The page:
I was watching a BBC programme about entropy, the idea that the universe gets more disordered over time. As one scientist put it, in non-technical language it means things are getting worse. And I thought what a strange way of looking at the world.
I learned about entropy at school, but it wasn’t until more recently that I felt able to question accepted scientific theories. They are so battened down by proofs and equations and authority that it doesn’t seem like one can question them. This is probably the biggest fundamentalism of our age, every bit as rigid as the Islamists or Christians can get. And of course, if you are in it, you can’t see it.
The guy who came up with entropy, Ludwig Boltzmann, suffered from depression and eventually killed himself. I wonder if there is a connection. And what kind of culture is it that thinks things can only get worse? The eventual fate of the universe, according to this kind of thinking, is ‘Heat Death’, a vast cold empty nothingness.
My experience is NOT that things unravel over time. Our particular culture is making things worse, but that is particular to us. Just look at life, in its abundance and beauty and complexity. It has been there a long time. We are the babes of creation, the ones who do not know who they are and are making a mess. But our elder brothers and sisters, all the animals and plants – they don’t make things worse, they don’t make things gradually unravel, because they know how to live. They know about balance.
So, here is a big question: my experience is that the world does not unravel over time. But accepted scientific theory says it does. Which should I go with, and do I even have the right to think in this sort of way? And almost as a matter of principle I say we need to go with our experience, because if we can’t do that, then what do we have? It is part of the disempowerment, the brainwashing of our complex culture, that needs people to be productive and to conform, that we have learned not to trust our own experience anymore.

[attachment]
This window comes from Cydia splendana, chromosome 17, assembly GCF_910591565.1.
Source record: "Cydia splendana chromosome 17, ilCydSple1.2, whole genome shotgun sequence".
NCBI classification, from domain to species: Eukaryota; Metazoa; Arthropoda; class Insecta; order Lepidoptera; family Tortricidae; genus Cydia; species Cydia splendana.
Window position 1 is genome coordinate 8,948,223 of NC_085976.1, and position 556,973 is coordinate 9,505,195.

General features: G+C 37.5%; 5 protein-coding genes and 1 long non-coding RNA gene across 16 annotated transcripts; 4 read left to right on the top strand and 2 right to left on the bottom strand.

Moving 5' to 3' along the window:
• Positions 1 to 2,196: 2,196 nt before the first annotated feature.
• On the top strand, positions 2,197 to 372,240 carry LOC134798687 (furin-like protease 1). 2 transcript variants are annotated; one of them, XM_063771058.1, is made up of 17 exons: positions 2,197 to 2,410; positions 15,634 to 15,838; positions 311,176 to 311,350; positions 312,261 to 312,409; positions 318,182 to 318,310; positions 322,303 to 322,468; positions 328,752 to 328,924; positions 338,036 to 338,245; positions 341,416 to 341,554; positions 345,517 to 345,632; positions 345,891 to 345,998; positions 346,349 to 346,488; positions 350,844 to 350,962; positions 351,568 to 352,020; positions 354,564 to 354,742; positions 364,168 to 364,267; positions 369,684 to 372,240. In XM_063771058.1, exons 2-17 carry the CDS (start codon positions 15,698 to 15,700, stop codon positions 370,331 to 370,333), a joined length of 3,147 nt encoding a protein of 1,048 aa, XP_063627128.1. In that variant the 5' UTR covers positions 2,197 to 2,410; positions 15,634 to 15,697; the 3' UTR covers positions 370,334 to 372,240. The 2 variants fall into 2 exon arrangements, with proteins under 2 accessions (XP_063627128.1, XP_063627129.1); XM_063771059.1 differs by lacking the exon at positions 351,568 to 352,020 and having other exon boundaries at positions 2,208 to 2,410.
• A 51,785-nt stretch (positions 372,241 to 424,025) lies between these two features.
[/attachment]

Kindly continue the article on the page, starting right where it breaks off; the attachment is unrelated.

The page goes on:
Another example is the Sun going around the Earth. That is something we experience every day, it is a basic part of being human to see this happening. And yet we are told it is not so, that it is the other way round, and we believe that, because we are told it. This, in my view, is degenerate, we have lost our power as humans. Humans that have that power are seen as ‘primitive’.
And the other big question is what kind of culture sees things as inevitably getting worse?
According to Buddhism, everything is Mind. Not mind in a narrow sense, more in the sense of the primordial imagination (in astrology, Neptune) that throws up the world around us. The world is produced by the imagination, life imagines the world into being, and it is real, but not ‘objective’ in the way that science would have us believe. Nor is it a solipsistic fantasy. It is something else, ineffable, that takes a lifetime of contemplating.
So the world is a product of the imagination, and that is what keeps it buoyant and creative, it has that force of life behind it. That is why, left to its own devices, the world does not unravel.
But we have become unmoored from that imaginative link to creation. We think the world is material and separate from us: that is a basic assumption behind the scientific method. So the world around us is no longer being maintained by the forces of our imagination, it has been unmoored, and that is why it is gradually falling apart over time. Hence the theory of entropy.
‘Primitive’ cultures understand this link. That is why, some, for example, participate in the rising of the sun every day, in the belief that if they ceased to do so, the sun would cease to rise. We are a literal-minded culture, and think that people must be primitive indeed to think like this. But welcoming the Sun every day is based on a profound truth, it really does make a difference to the nature of the world.
Anything said or done in a heartfelt way affects the world, contributes to its aliveness, stops it unravelling. This is how prayer and magic work. This is a form of cause and effect that is outside the scientific remit, but it is the most important form of all. Contributing to the world – saving the world, even, as if we could possibly know how – is not just a matter of direct action, though that has its place. It is also about inner work, of heartfelt intention, of prayer. And that connects us to the deeper soul of the world. It is that thing beyond us, that is vastly bigger than us, that makes the difference.